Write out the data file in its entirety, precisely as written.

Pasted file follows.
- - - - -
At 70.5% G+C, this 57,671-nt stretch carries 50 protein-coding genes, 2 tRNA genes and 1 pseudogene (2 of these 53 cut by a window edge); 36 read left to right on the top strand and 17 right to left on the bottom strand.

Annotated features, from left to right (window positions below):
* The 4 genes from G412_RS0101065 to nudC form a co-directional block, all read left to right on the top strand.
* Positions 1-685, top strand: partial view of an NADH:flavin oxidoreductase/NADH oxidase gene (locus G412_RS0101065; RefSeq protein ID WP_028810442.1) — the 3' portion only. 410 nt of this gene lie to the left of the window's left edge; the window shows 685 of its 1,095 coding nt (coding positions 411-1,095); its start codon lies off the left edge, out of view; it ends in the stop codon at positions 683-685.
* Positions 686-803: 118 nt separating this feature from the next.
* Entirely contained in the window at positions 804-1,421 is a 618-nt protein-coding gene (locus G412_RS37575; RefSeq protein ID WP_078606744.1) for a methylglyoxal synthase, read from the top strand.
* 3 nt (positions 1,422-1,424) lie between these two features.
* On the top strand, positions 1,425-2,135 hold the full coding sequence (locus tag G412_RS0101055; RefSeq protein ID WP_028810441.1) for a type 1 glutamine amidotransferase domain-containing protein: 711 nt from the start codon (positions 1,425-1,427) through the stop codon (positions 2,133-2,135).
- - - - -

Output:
At 70.5% G+C, this 57,671-nt stretch carries 50 protein-coding genes, 2 tRNA genes and 1 pseudogene (2 of these 53 cut by a window edge); 36 read left to right on the top strand and 17 right to left on the bottom strand.

Annotated features, from left to right (window positions below):
* The 4 genes from G412_RS0101065 to nudC form a co-directional block, all read left to right on the top strand.
* Positions 1-685, top strand: partial view of an NADH:flavin oxidoreductase/NADH oxidase gene (locus G412_RS0101065; RefSeq protein ID WP_028810442.1) — the 3' portion only. 410 nt of this gene lie to the left of the window's left edge; the window shows 685 of its 1,095 coding nt (coding positions 411-1,095); its start codon lies off the left edge, out of view; it ends in the stop codon at positions 683-685.
* Positions 686-803: 118 nt separating this feature from the next.
* Entirely contained in the window at positions 804-1,421 is a 618-nt protein-coding gene (locus G412_RS37575; RefSeq protein ID WP_078606744.1) for a methylglyoxal synthase, read from the top strand.
* 3 nt (positions 1,422-1,424) lie between these two features.
* On the top strand, positions 1,425-2,135 hold the full coding sequence (locus tag G412_RS0101055; RefSeq protein ID WP_028810441.1) for a type 1 glutamine amidotransferase domain-containing protein: 711 nt from the start codon (positions 1,425-1,427) through the stop codon (positions 2,133-2,135).